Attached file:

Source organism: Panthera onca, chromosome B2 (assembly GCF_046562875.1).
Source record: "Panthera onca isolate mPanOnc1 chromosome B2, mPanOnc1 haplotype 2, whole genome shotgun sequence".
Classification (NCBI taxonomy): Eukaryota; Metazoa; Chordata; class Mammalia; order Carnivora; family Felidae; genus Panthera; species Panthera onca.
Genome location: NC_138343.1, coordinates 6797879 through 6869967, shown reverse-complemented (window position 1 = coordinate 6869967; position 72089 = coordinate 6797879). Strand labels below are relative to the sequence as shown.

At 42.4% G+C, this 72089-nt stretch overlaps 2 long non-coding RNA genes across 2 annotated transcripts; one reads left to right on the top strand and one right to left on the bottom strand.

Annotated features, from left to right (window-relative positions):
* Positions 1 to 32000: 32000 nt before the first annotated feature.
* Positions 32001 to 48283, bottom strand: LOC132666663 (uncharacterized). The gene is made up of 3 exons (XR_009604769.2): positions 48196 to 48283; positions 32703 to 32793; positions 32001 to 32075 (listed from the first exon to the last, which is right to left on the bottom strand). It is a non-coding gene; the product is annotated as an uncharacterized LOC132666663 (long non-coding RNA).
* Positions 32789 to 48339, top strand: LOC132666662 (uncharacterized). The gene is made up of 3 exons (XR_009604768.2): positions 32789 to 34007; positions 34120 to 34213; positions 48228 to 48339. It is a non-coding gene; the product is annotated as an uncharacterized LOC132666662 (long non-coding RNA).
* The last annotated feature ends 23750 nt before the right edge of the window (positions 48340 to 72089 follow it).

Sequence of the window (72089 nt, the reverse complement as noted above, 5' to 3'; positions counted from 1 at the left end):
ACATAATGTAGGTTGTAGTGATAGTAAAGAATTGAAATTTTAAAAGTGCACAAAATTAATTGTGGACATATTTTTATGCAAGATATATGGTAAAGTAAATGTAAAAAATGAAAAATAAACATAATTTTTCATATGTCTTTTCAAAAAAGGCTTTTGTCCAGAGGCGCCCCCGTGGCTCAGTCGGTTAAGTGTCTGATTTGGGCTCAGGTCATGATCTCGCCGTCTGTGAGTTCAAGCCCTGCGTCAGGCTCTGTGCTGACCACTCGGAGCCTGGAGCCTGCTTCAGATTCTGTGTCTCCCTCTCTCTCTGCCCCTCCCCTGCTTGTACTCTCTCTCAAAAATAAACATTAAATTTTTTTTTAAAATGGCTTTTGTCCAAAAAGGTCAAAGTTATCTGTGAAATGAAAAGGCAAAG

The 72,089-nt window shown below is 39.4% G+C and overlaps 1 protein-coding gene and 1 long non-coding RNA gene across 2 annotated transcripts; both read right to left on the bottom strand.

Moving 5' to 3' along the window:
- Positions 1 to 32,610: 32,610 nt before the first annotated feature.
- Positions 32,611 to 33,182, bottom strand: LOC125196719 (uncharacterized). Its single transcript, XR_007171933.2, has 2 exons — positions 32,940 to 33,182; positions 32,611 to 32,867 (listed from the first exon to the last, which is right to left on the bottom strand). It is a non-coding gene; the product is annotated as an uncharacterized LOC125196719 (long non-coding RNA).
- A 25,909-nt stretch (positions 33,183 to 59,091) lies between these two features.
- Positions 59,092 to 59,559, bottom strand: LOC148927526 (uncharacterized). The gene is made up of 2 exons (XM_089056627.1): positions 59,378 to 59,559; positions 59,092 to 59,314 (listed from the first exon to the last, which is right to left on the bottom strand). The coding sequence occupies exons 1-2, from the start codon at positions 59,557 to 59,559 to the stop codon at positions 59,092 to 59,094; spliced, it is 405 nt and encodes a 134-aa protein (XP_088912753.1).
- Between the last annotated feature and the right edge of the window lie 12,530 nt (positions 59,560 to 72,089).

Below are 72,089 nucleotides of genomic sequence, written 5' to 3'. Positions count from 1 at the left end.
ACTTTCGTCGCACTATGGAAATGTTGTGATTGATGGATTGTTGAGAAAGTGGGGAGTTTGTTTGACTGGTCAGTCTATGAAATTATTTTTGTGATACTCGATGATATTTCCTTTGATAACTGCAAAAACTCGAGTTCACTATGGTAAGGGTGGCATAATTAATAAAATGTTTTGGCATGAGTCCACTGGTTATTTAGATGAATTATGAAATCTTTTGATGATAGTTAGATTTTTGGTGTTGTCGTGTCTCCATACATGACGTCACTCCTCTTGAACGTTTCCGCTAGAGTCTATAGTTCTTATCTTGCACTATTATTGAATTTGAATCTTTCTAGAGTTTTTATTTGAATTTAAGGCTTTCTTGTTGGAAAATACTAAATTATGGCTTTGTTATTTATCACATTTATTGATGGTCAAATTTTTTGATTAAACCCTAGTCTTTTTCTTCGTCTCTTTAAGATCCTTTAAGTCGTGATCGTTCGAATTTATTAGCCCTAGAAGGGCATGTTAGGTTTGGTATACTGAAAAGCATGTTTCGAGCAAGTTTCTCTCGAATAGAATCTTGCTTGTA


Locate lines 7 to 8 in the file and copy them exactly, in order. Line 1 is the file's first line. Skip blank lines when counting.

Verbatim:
* Positions 1 to 32000: 32000 nt before the first annotated feature.
* Positions 32001 to 48283, bottom strand: LOC132666663 (uncharacterized). The gene is made up of 3 exons (XR_009604769.2): positions 48196 to 48283; positions 32703 to 32793; positions 32001 to 32075 (listed from the first exon to the last, which is right to left on the bottom strand). It is a non-coding gene; the product is annotated as an uncharacterized LOC132666663 (long non-coding RNA).